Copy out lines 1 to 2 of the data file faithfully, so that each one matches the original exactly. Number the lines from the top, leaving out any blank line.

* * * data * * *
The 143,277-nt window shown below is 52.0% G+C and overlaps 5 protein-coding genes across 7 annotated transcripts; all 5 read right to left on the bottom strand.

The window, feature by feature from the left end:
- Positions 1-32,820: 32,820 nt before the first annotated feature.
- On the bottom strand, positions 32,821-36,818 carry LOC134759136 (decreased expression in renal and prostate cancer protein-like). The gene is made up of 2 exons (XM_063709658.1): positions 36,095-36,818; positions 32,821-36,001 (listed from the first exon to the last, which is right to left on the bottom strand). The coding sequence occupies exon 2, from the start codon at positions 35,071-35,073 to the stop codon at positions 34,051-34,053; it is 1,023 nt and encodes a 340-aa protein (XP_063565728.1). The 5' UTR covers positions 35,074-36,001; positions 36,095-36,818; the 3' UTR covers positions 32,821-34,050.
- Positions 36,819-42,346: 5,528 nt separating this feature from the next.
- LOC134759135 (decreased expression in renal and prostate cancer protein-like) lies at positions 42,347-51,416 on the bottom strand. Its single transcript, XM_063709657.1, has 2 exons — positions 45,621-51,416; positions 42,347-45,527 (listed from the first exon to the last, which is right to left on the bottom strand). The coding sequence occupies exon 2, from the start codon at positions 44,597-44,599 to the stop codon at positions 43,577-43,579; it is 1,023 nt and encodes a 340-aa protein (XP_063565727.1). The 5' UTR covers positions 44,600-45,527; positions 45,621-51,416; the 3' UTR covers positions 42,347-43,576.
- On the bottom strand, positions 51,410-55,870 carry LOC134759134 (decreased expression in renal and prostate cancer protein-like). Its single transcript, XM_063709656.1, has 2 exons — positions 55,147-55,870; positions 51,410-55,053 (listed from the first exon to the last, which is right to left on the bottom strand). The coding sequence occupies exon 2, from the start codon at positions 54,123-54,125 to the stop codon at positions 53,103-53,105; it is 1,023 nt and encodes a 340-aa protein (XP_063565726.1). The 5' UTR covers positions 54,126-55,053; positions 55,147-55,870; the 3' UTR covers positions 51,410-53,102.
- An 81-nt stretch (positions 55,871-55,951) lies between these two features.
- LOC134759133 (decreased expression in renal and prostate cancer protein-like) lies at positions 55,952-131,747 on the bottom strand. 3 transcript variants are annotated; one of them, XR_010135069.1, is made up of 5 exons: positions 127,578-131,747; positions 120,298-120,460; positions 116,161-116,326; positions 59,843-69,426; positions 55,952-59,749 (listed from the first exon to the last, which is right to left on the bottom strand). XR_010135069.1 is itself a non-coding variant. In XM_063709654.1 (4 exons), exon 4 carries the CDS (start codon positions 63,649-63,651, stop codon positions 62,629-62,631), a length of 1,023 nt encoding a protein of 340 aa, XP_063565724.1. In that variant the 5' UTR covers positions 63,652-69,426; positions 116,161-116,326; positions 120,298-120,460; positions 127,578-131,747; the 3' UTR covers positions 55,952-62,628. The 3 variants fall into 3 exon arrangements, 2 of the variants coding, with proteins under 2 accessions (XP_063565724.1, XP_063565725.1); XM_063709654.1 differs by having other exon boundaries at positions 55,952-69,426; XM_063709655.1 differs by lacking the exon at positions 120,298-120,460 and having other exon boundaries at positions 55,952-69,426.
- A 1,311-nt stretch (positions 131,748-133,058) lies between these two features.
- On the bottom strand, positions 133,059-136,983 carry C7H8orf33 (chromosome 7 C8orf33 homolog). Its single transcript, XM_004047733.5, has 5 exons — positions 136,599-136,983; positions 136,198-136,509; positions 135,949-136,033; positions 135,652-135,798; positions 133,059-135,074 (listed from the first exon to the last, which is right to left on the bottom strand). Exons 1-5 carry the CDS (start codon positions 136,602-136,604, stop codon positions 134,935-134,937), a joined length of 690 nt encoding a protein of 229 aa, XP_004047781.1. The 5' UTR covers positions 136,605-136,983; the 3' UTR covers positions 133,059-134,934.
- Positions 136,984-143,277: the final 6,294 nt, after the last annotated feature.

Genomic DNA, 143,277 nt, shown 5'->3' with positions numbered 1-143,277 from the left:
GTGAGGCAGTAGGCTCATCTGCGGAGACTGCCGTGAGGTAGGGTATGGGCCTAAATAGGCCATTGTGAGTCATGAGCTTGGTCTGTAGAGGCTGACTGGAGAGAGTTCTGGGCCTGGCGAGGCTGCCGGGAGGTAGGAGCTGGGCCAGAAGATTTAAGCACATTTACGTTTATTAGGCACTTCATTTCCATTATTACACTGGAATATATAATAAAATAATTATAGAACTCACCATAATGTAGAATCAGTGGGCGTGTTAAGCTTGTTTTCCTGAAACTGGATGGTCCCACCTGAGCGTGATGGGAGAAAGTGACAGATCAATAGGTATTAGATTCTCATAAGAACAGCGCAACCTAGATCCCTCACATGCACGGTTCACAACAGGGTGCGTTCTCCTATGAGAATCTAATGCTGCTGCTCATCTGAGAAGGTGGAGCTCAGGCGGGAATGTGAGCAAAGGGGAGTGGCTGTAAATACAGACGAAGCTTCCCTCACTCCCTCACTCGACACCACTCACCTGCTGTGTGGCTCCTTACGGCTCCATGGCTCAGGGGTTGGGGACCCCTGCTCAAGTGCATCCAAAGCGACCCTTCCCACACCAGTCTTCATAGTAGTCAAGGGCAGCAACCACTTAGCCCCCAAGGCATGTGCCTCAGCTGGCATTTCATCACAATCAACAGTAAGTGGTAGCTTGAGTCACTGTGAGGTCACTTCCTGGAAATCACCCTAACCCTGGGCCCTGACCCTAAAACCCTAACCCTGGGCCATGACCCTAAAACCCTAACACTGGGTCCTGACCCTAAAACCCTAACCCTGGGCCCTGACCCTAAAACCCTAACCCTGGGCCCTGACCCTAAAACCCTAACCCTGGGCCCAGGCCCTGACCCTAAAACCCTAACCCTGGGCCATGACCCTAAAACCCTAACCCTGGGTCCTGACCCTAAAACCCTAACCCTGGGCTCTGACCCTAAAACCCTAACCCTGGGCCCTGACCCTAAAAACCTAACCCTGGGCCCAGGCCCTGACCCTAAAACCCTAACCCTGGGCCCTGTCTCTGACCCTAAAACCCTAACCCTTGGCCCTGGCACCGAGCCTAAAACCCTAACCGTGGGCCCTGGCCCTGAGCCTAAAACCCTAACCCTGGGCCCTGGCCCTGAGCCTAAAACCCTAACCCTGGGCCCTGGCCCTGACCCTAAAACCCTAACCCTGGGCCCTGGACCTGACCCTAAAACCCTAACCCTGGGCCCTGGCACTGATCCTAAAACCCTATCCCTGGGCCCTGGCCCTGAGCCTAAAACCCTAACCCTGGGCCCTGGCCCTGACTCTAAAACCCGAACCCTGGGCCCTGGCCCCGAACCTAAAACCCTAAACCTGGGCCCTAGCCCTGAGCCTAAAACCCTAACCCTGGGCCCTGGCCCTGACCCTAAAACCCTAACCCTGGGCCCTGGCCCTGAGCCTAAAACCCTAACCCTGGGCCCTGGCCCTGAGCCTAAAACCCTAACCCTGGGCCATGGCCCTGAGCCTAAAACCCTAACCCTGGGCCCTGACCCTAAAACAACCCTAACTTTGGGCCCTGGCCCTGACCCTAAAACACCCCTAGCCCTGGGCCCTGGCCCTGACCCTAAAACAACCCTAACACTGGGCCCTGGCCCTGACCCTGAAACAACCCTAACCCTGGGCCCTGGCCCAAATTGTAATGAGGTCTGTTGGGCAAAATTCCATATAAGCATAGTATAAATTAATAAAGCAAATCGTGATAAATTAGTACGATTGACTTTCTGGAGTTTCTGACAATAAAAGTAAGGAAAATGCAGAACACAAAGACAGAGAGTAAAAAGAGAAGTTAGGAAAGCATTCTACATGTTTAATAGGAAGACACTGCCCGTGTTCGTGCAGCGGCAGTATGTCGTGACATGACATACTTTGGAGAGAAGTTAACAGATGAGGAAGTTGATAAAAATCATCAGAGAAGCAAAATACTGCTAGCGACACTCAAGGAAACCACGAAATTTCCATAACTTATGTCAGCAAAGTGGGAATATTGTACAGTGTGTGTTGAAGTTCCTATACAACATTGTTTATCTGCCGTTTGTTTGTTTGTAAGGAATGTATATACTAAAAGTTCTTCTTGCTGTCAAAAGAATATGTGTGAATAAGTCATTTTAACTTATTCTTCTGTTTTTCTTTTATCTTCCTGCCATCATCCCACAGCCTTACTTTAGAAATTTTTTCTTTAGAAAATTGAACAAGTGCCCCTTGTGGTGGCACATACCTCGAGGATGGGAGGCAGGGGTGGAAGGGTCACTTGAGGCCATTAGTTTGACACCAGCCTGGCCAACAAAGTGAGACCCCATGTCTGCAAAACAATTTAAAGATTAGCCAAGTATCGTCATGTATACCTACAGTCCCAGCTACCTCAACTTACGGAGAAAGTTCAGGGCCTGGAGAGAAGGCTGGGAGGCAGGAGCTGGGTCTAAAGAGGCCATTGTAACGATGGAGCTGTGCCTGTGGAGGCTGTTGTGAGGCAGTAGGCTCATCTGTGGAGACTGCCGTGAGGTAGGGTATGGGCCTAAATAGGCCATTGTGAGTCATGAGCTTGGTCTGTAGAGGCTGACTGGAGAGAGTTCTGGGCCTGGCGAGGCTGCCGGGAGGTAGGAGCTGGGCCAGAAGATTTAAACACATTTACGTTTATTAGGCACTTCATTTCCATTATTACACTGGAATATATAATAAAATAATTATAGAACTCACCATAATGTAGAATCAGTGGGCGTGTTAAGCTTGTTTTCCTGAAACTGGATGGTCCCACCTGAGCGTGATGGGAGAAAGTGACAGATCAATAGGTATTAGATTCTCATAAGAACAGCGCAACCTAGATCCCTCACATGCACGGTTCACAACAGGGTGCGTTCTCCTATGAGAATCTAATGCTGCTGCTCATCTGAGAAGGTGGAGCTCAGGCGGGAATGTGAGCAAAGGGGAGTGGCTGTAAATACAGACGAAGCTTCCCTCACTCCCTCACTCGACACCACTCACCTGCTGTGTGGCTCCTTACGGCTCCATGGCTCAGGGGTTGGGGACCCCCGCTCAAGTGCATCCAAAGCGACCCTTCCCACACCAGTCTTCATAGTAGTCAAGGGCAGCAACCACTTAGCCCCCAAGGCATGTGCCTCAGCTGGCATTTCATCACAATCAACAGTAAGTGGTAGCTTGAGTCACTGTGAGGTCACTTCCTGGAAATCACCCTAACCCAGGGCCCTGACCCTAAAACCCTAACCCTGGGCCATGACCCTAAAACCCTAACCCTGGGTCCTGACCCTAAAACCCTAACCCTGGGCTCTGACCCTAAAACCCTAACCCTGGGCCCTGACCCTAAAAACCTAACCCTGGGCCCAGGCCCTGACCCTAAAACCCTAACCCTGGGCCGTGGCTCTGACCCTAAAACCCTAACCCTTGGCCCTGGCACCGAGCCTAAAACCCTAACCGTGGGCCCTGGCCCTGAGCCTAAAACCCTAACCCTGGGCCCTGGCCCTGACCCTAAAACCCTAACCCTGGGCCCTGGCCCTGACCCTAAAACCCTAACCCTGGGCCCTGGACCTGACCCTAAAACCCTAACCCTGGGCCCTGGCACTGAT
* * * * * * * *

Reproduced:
The 143,277-nt window shown below is 52.0% G+C and overlaps 5 protein-coding genes across 7 annotated transcripts; all 5 read right to left on the bottom strand.

The window, feature by feature from the left end: